Rig and Animate 2D Sprites in Blender for the Web, Part 2: Exporting to ThreeJS

This is Part 2 of 2 of our “Using Blender to Rig and Animate 2D Sprites” tutorial. See part one to get up to speed with what we are creating. In this part, we’re going to be loading our sprite into ThreeJS.

Don’t let the code fool you. This is by far the easiest part. You can also grab the project from github.

Exporting your Animated Mesh

It’s time to export our animated sprite as a GLTF. GLTF stands for “GL Transmission Format.” This transmission format is very exciting for the Web as it is supported by free software like Blender as well as runtime 3D libraries like ThreeJS.

In my opinion, The .GLB extension works best. It embeds the images, is entirely self-contained, and stores all the data in a single binary format that is very compact. The only downside to using .GLB is you cannot share assets like images. Sure you can reassign the images later at runtime, but this wouldn’t be necessary using the .GLTF extension. Pick which format is right for you.

 

GLB files are completely self contained making them perfect for the web.

Do a quick check of the export options to see if you have anything special in your mesh that will need to be exported (such as cameras).

Now that you have your GLTF file, let’s load it into ThreeJS and see our animation running in real time.

Set up ThreeJS

  1. Create a new ThreeJS renderer
    let renderer = new THREE.WebGLRenderer({ antialias: false });
  2. Add a camera with orbit controls
    let camera = new THREE.PerspectiveCamera(45, window.innerWidth / window.innerHeight, 0.1, 2000);
    camera.position.set( 0, 0, 3 );
    let controls = new THREE.OrbitControls(camera);
    
  3. Add a scene
    let scene = new THREE.Scene();
  4. Add a clock.
    let clock = new THREE.Clock();
  5. Create a gltf loader.
    let loader = new THREE.GLTFLoader();
  6. Load the GLTF.
    let file = "path/to/my.glb";
    let loader = new THREE.GLTFLoader();
    loader.load(
    	file,
    	function(gltf) {
    	// cycle over materials
    	// add gltf.scene to scene
    	// setup animations mixer
    	},
    	function(xhr) {},
    	function(error) {	console.log(error);
    	}
    );
    

 

Getting Your Sprite Assigned Correctly

(optional) If your mesh uses lit materials then you will need to add lights to your scene to see it.

The first thing we need to do is find all of the objects in the scene which have a material. When exporting the GLTF from Blender, the materials are given a PBR-based material. We’re animating a 2D sprite and we don’t actually need any 3D lights. We’re going to change the materials for all the objects to use an unlit material.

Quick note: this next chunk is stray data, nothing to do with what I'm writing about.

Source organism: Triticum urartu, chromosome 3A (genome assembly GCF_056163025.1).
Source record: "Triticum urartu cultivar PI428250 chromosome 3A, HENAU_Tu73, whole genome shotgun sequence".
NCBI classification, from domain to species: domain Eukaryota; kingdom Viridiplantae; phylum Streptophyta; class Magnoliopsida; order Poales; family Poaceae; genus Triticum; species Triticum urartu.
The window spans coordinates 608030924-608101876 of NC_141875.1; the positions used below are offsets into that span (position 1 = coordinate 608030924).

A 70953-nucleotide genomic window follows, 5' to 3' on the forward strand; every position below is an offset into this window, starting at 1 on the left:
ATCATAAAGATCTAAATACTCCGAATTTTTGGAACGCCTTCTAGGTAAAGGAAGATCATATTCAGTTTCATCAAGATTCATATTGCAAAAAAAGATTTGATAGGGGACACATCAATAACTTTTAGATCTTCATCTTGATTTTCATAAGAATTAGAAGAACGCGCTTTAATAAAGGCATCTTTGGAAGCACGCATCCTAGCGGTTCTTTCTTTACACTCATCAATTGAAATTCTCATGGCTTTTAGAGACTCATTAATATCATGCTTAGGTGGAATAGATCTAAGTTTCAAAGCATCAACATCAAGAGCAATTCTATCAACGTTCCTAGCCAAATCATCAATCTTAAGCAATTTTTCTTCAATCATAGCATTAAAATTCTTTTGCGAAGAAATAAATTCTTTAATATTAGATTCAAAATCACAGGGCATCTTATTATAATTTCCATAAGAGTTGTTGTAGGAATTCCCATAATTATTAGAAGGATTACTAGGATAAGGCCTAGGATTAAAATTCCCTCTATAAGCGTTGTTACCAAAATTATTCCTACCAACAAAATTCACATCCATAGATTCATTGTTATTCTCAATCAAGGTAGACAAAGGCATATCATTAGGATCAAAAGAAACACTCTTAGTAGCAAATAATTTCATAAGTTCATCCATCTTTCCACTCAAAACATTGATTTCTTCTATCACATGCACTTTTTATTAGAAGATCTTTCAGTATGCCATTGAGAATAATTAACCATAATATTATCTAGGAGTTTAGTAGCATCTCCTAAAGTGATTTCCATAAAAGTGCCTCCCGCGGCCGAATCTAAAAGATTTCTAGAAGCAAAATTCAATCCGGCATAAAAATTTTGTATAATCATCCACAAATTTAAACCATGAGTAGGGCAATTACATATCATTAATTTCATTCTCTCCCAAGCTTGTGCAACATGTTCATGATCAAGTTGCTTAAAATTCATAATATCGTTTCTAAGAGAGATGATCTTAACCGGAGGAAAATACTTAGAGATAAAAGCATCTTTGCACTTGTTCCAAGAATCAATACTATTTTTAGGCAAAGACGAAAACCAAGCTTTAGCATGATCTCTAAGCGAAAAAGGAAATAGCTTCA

You can loop over all the objects in the loaded scene with gltf.scene.traverse();

Pass a function into traverse() to test the object for the presence of a material.

gltf.scene.traverse(child => {
   if (child.material) {
   // do stuff to material here
});

As the loop encounters objects with materials applied, we can update those materials to our unlit material.

function(gltf) {
	// cycle over materials
	gltf.scene.traverse(child => {
		if (child.material) {
			let material = new THREE.MeshBasicMaterial();
			material.map = child.material.map;
			material.alphaMap = child.material.map;
			material.alphaTest = 0.5;
			material.skinning = true;
			material.side = THREE.DoubleSide;
			child.material = material;
			child.material.needsUpdate = true;
		}
	});
} 

Getting Animations to Run

Add the loaded GLTF scene to the scene you’ve created (scene.add(gltf.scene))

// add gltf.scene to scene
scene.add(gltf.scene);

Create a new THREE.AnimationMixer named mixer

  1. Loop over the animations and add them to the mixer.
  2. (optional) if you have multiple animations, you can select which one you want to play here
  3. Set the animations to play
  4. Set up render loop to update animations using the clock delta
// setup animations mixer
if (gltf.animations && gltf.animations.length) {
	mixer = new THREE.AnimationMixer(gltf.scene);
		for (var i = 0; i < gltf.animations.length; i++) {
			var animation = gltf.animations[i];
			mixer.clipAction(animation).play();
		}
	}
}

Now you’ll need to add a render function that updates every frame. You’ll also need to advance the animation mixer by one “tick.” Luckily, all of this is super easy.

function animate() {
	requestAnimationFrame(animate);
	controls.update();
	if(mixer){
	   mixer.update(clock.getDelta());
	}
	renderer.render(scene, camera);
}
animate();

Voila! You should see your undead creature animated to life!

That’s it! I know it is a lot of steps to produce a single sprite, but once you’ve done it a few times it becomes a no-brainer. A good approach is to animate a generic sprite layout that can be swapped with different textures to create different characters.

As of this writing, the GLTF exporter from Khronos doesn’t support exporting multiple animations per file. This is a known limitation and this functionality is in development. There are other Blender GLTF exporters that do support multiple animations, like the Kupoman GLTF exporter, but some of the instructions here may not work.

Feel free to leave any comments or questions. If you find bugs in the repository I have provided please add those issues/bugs there.

Go forth and raise your undead minions!

Matthew Willox

Matthew Willox

Artist masquerading as a developer in a designers world.

@matthewwillox

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